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In situ cleaning of GaAs and AlxGa1-xAs surfaces and production of ohmic contacts using an atomic hydrogen source based on a reflected arc discharge

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2 Author(s)
Kagadei, V.A. ; Research Institute of Semiconductor Devices, 634034, Tomsk, Russia ; Proskurovsky, D.I.

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A method for the production of ohmic contacts to n-type GaAs and to n-type and p-type AlxGa1-xAs has been proposed where the surface cleaning in atomic hydrogen and the metal film deposition are performed in situ. A feature of the method is that it is realized in a system for vacuum deposition of metal films with the residual pressure kept equal to ∼5×10-4 or ∼(4–10)×10-5Pa when GaAs or AlxGa1-xAs structures, respectively, are cleaned. The atomic hydrogen flow was formed by a source whose operation is based on a reflected arc discharge with a hollow cathode and a self-heating electrode. In the process of cleaning the hydrogen pressure was 10-2 Pa and the temperature of the specimens and the time of their treatment were varied in the ranges from 300 to 400 °C and from 1 to 90 min, respectively. AuGe/GaAs interfaces with the contaminant content below the sensitivity threshold of the method of Auger electron spectroscopy (AES) have been produced. With some technological expedients, an AuGe/Al0.6Ga0.4As interface with the oxygen content ≪1% and the contents of other impurities below the sensitivity threshold of the AES method have been produced. A comparative investigation of the formation of an ohmic contact by the proposed method and by a conventional technology using “wet” chemical cleaning has shown that the contacts produced with the use of atomic hydrogen cleaning show a better morphology of the surface and a more even edge of the contact pad, high adhesion of the metal film to the semiconductor, and a low contact resist- - ance. The technological process for the production of ohmic contacts is characterized by a high reproducibility. The application of the proposed method together with hydrogenation of the near-surface region of semiconductor structures used in the production of light diodes have raised the output power of the diodes by 30%–40%. © 1999 American Vacuum Society.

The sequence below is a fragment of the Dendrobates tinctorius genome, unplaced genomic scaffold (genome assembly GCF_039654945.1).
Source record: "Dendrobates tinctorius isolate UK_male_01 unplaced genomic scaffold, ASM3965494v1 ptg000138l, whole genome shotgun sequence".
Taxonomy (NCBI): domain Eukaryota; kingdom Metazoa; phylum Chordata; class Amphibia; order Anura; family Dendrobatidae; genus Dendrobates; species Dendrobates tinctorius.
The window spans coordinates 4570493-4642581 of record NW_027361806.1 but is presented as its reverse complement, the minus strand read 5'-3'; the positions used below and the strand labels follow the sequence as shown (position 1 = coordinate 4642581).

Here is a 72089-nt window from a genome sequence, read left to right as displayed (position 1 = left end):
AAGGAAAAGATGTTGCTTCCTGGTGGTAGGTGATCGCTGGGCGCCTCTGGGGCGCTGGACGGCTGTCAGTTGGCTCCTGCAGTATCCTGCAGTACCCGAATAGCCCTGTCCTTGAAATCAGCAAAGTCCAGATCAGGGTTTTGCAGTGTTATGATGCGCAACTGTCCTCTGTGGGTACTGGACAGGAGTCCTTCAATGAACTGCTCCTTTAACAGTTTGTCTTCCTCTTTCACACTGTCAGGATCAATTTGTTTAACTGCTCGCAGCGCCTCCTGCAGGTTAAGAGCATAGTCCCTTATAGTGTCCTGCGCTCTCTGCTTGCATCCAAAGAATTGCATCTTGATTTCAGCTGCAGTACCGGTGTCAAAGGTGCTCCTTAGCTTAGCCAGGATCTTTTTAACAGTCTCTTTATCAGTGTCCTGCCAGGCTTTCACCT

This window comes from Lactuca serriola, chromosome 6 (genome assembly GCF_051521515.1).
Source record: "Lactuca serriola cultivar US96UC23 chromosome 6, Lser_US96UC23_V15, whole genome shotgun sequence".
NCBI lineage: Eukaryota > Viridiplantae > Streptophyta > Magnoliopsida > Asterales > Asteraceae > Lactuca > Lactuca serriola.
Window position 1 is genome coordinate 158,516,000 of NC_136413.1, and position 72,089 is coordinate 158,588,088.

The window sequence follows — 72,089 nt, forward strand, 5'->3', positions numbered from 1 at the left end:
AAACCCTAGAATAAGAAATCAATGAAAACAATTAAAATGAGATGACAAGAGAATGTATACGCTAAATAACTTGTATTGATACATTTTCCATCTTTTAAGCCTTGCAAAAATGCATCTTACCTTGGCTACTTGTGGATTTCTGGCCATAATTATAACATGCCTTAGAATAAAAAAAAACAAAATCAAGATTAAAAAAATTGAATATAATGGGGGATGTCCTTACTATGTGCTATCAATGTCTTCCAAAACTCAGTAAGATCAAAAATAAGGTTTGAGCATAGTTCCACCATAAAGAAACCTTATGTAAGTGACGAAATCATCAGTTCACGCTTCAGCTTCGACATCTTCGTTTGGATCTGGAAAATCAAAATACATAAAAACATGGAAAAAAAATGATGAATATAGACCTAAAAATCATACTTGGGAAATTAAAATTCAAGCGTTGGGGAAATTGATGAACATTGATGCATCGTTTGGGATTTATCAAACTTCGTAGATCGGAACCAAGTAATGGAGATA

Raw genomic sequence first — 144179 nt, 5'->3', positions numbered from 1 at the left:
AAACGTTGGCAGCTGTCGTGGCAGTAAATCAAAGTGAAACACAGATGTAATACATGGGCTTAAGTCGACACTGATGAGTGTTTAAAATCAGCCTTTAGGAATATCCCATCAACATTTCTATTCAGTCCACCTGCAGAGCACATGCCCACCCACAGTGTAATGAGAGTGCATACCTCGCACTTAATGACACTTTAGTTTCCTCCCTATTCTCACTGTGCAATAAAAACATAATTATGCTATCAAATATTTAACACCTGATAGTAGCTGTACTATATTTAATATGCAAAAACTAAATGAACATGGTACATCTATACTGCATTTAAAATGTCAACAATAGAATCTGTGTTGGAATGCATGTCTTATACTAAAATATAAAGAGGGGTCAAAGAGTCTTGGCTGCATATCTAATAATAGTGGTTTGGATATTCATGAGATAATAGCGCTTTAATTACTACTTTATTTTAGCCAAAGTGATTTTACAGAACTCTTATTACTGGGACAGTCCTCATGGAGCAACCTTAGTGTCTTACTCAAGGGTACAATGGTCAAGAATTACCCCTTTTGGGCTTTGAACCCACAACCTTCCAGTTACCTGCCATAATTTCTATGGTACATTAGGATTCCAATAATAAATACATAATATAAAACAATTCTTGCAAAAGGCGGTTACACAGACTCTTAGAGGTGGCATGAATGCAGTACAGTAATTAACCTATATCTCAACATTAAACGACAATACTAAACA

Published in:

Journal of Vacuum Science & Technology A: Vacuum, Surfaces, and Films  (Volume:17 ,  Issue: 4 )

Date of Publication:

Jul 1999

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